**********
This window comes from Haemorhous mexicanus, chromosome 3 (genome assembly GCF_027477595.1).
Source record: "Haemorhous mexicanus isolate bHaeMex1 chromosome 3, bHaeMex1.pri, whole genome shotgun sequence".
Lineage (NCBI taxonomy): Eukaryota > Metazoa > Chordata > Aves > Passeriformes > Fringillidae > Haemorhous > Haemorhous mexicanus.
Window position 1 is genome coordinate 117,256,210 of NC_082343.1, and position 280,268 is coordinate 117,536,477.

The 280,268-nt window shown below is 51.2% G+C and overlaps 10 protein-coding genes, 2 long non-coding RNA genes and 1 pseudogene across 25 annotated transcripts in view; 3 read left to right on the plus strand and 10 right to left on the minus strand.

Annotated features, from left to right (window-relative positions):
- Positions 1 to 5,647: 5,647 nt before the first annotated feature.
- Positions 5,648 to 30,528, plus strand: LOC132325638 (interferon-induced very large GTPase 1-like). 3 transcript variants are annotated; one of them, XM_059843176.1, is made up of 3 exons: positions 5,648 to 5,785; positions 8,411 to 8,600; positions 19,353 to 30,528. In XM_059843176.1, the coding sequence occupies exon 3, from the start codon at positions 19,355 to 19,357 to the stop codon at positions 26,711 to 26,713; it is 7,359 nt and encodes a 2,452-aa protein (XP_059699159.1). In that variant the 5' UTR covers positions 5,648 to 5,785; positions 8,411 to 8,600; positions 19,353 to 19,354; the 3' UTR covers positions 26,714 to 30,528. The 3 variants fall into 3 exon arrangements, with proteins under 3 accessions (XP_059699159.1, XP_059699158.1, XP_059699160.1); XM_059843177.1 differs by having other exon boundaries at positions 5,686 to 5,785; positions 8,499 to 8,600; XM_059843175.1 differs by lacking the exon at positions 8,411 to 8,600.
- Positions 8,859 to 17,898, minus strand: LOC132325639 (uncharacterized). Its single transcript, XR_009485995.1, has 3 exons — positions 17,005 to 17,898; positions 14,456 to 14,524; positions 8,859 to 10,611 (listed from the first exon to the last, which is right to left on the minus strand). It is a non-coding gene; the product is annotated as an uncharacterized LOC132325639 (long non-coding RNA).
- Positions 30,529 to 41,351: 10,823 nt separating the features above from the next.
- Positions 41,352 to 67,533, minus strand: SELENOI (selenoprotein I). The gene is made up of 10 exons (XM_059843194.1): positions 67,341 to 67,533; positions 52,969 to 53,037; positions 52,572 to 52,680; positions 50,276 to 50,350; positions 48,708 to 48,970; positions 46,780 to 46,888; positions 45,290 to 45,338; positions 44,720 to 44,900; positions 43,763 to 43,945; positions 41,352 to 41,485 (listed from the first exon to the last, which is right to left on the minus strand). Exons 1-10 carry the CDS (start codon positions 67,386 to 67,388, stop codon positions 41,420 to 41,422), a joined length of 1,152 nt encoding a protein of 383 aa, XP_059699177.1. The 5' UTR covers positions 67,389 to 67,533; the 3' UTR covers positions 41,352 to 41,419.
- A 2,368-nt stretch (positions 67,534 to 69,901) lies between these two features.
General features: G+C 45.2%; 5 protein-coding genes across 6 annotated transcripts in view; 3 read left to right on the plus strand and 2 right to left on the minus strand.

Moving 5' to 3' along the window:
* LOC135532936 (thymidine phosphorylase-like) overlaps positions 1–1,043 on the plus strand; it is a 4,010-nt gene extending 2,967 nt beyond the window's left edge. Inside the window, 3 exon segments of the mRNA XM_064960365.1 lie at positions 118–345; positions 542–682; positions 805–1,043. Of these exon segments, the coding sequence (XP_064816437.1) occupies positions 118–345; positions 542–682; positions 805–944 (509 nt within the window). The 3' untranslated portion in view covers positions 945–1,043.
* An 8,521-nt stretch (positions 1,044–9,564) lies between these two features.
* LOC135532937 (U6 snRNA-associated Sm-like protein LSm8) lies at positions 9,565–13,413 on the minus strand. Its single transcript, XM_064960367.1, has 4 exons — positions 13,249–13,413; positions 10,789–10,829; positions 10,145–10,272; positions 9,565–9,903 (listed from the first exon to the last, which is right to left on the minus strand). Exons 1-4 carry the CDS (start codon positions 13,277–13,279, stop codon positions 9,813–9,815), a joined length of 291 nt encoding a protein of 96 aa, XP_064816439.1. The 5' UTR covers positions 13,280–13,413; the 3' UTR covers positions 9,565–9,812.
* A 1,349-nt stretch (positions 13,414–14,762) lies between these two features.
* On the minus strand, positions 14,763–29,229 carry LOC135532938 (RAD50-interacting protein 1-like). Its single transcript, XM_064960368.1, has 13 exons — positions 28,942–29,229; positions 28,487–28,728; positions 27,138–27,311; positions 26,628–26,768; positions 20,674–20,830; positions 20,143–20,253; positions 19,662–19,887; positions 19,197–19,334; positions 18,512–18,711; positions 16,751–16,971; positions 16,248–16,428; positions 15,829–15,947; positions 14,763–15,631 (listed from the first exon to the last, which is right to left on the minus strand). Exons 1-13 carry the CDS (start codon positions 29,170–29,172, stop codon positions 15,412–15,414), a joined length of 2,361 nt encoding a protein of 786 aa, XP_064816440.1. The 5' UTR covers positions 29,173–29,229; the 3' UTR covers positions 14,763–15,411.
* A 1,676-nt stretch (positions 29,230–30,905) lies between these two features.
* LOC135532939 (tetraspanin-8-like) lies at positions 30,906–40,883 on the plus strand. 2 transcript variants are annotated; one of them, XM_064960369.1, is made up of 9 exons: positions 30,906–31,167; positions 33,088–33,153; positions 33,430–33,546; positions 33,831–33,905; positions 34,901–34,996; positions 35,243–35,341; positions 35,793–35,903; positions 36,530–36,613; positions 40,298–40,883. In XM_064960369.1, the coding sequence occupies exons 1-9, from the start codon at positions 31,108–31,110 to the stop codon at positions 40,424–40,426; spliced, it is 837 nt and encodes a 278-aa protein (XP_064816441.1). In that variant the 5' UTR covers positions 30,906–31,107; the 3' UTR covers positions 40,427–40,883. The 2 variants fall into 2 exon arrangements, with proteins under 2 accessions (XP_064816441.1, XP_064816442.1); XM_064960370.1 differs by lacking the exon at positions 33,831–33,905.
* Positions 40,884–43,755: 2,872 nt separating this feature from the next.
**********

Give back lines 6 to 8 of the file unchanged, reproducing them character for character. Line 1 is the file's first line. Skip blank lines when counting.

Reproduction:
Annotated features, from left to right (window-relative positions):
- Positions 1 to 5,647: 5,647 nt before the first annotated feature.
- Positions 5,648 to 30,528, plus strand: LOC132325638 (interferon-induced very large GTPase 1-like). 3 transcript variants are annotated; one of them, XM_059843176.1, is made up of 3 exons: positions 5,648 to 5,785; positions 8,411 to 8,600; positions 19,353 to 30,528. In XM_059843176.1, the coding sequence occupies exon 3, from the start codon at positions 19,355 to 19,357 to the stop codon at positions 26,711 to 26,713; it is 7,359 nt and encodes a 2,452-aa protein (XP_059699159.1). In that variant the 5' UTR covers positions 5,648 to 5,785; positions 8,411 to 8,600; positions 19,353 to 19,354; the 3' UTR covers positions 26,714 to 30,528. The 3 variants fall into 3 exon arrangements, with proteins under 3 accessions (XP_059699159.1, XP_059699158.1, XP_059699160.1); XM_059843177.1 differs by having other exon boundaries at positions 5,686 to 5,785; positions 8,499 to 8,600; XM_059843175.1 differs by lacking the exon at positions 8,411 to 8,600.